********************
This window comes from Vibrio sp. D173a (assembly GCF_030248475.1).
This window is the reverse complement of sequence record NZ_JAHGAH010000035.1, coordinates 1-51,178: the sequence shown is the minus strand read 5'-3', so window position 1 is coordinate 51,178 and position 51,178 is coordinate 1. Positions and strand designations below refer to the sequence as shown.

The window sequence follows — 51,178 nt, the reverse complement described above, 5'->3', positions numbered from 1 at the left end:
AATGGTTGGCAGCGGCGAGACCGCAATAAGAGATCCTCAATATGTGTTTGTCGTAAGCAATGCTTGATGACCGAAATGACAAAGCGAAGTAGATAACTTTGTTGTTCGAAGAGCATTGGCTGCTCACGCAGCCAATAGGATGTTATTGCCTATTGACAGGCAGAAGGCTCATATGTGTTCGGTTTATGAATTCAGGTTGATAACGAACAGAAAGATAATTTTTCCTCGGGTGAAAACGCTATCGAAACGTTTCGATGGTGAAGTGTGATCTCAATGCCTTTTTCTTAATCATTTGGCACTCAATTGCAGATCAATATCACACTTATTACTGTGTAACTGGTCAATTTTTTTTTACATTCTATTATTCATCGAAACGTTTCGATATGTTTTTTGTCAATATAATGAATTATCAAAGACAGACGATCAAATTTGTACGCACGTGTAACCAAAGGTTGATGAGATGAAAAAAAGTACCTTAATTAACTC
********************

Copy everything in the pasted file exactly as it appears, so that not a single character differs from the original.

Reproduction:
This window comes from Vibrio sp. D173a (assembly GCF_030248475.1).
This window is the reverse complement of sequence record NZ_JAHGAH010000035.1, coordinates 1-51,178: the sequence shown is the minus strand read 5'-3', so window position 1 is coordinate 51,178 and position 51,178 is coordinate 1. Positions and strand designations below refer to the sequence as shown.

The window sequence follows — 51,178 nt, the reverse complement described above, 5'->3', positions numbered from 1 at the left end:
AATGGTTGGCAGCGGCGAGACCGCAATAAGAGATCCTCAATATGTGTTTGTCGTAAGCAATGCTTGATGACCGAAATGACAAAGCGAAGTAGATAACTTTGTTGTTCGAAGAGCATTGGCTGCTCACGCAGCCAATAGGATGTTATTGCCTATTGACAGGCAGAAGGCTCATATGTGTTCGGTTTATGAATTCAGGTTGATAACGAACAGAAAGATAATTTTTCCTCGGGTGAAAACGCTATCGAAACGTTTCGATGGTGAAGTGTGATCTCAATGCCTTTTTCTTAATCATTTGGCACTCAATTGCAGATCAATATCACACTTATTACTGTGTAACTGGTCAATTTTTTTTTACATTCTATTATTCATCGAAACGTTTCGATATGTTTTTTGTCAATATAATGAATTATCAAAGACAGACGATCAAATTTGTACGCACGTGTAACCAAAGGTTGATGAGATGAAAAAAAGTACCTTAATTAACTC